“Major insurers in some states are proposing up to 51 percent premium increases for health plans sold under the Affordable Healthcare and Patient Protection Act, commonly referred to as Obamacare. Despite single digit increases for 2015, insurance companies are seeing their costs jump and are demanding to be compensated with dramatically higher rates.” Click here for Brietbart article
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Precipitation (high or low) and temperature (high or low) will always be a factor in waterborne infections in some way. Studies such as this are based on flawed premises. Each article uses an ambiguous definition of “climate change” and questionable metrics. Let’s just say precipitation and temperature are factors in 100% of the cases. What new insights are provided? None really.
Guzman Herrador BR, de Blasio BF, MacDonald E, Nichols G, Sudre B, Vold L, Semenza JC, Nygård K. Analytical studies assessing the association between extreme precipitation or temperature and drinking water-related waterborne infections: a review. Environmental Health 2015 Mar 27;14(1):29. doi: 10.1186/s12940-015-0014-y.
Determining the role of weather in waterborne infections is a priority public health research issue as climate change is predicted to increase the frequency of extreme precipitation and temperature events. To document the current knowledge on this topic, we performed a literature review of analytical research studies that have combined epidemiological and meteorological data in order to analyze associations between extreme precipitation or temperature and waterborne disease. A search of the databases Ovid MEDLINE, EMBASE, SCOPUS and Web of Science was conducted, using search terms related to waterborne infections and precipitation or temperature. Results were limited to studies published in English between January 2001 and December 2013. Twenty-four articles were included in this review, predominantly from Asia and North-America. Four articles used waterborne outbreaks as study units, while the remaining articles used number of cases of waterborne infections. Results presented in the different articles were heterogeneous. Although most of the studies identified a positive association between increased precipitation or temperature and infection, there were several in which this association was not evidenced. A number of articles also identified an association between decreased precipitation and infections. This highlights the complex relationship between precipitation or temperature driven transmission and waterborne disease. We encourage researchers to conduct studies examining potential effect modifiers, such as the specific type of microorganism, geographical region, season, type of water supply, water source or water treatment, in order to assess how they modulate the relationship between heavy rain events or temperature and waterborne disease. Addressing these gaps is of primary importance in order to identify the areas where action is needed to minimize negative impact of climate change on health in the future.
Liu R, Liu B, Zhu L, He Z, Ju J, Lan H, Liu H. Effects of fluoride on the removal of cadmium and phosphate by aluminum coagulation. J Environ Sci (China). 2015 Jun 1;32:118-25. doi: 10.1016/j.jes.2014.10.024. Epub 2015 Apr 22.
This study focuses on the effects of pH and fluoride at different molar ratios of fluoride to Al (RF:Al) on the removal of cadmium (Cd(2+)) and phosphate by Al coagulation. Fluoride at RF:Al≥3:1 inhibits the removal of Cd over wide Al dose ranges from 5 to 10mg/L as Al. The removal of phosphate decreases significantly at high RF:Al of 10:1 whereas at lowered RF:Al (i.e., ≤6:1), an adverse effect is observed only at insufficient Al doses below 2mg/L. Fluoride shows inhibitive effects towards the removal of Cd at pH7 and 8 and that of phosphate at pH6. Fluoride decreases the ζ-potential in both systems, and the decreasing extent is positively correlated to the elevated RF:Al. The Al fluoride interactions include the formation of Al-F complexes and the adsorption of fluoride onto Al(OH)3 precipitates, i.e., the formation of Al(OH)nFm. Al-F complex formation inhibits Al hydrolysis and increases residual Al levels, and a more significant increase was observed at lower pH. Al-F complexes at high RF:Al complicate the coagulation behavior of Al towards both negative and positive ionic species. Moreover, fluoride at low RF:Al shows little effect on Al coagulation behavior towards Cd(2+) and phosphate, and the spent defluoridation adsorbent, i.e., aluminum (Al) hydro(oxide) with adsorbed fluoride at RF:Al of below 0.1:1, may be reclaimed as a coagulant after being dissolved.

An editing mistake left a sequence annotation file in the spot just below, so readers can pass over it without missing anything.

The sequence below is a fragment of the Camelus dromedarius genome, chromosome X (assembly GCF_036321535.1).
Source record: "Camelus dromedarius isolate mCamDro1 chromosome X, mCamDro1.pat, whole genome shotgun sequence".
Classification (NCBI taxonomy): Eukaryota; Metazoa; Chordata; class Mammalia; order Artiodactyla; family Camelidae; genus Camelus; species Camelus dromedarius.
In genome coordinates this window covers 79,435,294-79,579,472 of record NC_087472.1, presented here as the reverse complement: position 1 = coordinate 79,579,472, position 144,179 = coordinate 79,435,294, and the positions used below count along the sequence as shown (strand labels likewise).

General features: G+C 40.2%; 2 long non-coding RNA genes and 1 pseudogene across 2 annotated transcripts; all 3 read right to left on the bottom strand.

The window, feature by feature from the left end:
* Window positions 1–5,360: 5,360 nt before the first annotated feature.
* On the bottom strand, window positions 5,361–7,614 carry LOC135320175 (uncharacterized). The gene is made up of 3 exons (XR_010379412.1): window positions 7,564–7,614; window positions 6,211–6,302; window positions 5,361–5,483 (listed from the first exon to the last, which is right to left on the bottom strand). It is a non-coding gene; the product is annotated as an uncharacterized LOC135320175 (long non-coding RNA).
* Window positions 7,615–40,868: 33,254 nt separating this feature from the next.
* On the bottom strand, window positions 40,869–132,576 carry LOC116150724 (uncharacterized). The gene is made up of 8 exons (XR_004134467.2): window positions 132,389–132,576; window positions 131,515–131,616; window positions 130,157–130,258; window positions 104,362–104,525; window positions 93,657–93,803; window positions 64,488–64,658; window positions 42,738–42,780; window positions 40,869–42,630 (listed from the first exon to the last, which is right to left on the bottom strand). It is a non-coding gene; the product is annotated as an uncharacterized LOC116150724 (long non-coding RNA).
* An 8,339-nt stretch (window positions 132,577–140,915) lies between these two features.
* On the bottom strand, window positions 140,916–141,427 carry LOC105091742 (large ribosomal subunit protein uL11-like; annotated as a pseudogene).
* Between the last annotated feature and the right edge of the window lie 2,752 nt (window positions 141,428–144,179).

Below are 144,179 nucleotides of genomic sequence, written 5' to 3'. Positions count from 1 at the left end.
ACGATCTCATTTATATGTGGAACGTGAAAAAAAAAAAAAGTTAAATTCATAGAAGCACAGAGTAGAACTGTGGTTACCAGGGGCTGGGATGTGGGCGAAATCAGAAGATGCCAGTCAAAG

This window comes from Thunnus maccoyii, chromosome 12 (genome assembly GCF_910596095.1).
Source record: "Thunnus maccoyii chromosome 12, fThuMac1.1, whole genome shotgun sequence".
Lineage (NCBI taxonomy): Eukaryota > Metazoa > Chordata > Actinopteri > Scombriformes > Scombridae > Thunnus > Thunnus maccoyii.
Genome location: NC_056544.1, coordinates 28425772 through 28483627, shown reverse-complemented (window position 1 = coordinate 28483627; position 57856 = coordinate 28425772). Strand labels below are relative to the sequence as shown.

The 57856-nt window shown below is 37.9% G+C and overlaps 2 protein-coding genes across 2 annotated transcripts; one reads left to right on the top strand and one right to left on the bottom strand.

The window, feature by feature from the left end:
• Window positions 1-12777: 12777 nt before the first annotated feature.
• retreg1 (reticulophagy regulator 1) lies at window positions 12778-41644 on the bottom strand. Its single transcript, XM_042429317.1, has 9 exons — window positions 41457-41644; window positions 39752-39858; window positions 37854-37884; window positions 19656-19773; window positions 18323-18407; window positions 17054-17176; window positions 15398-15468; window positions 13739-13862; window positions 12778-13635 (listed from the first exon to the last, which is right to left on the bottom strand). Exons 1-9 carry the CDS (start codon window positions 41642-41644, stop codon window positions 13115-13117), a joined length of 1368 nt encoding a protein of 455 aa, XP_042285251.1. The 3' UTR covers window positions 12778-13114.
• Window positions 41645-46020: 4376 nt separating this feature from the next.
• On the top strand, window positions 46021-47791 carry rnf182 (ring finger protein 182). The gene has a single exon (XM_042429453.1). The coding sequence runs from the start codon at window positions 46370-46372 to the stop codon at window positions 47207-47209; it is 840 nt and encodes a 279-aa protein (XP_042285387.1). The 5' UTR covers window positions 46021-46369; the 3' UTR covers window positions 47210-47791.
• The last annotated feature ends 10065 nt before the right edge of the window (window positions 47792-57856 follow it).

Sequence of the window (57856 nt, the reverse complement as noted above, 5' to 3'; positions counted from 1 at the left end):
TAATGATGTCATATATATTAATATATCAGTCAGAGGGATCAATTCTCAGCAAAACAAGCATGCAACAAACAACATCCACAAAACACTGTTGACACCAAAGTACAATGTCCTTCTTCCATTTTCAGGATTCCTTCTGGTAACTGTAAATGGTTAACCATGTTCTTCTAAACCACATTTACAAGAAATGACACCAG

Grady CA, Kipkorir EC, Nguyen K, Blatchley ER 3rd. Microbial quality of improved drinking water sources: evidence from western Kenya and southern Vietnam. Journal of Water and Health. 2015 Jun;13(2):607-612.
In recent decades, more than 2 billion people have gained access to improved drinking water sources thanks to extensive effort from governments, and public and private sector entities. Despite this progress, many water sector development interventions do not provide access to safe water or fail to be sustained for long-term use. The authors examined drinking water quality of previously implemented water improvement projects in three communities in western Kenya and three communities in southern Vietnam. The cross-sectional study of 219 households included measurements of viable Escherichia coli. High rates of E. coli prevalence in these improved water sources were found in many of the samples. These findings suggest that measures above and beyond the traditional ‘improved source’ definition may be necessary to ensure truly safe water throughout these regions.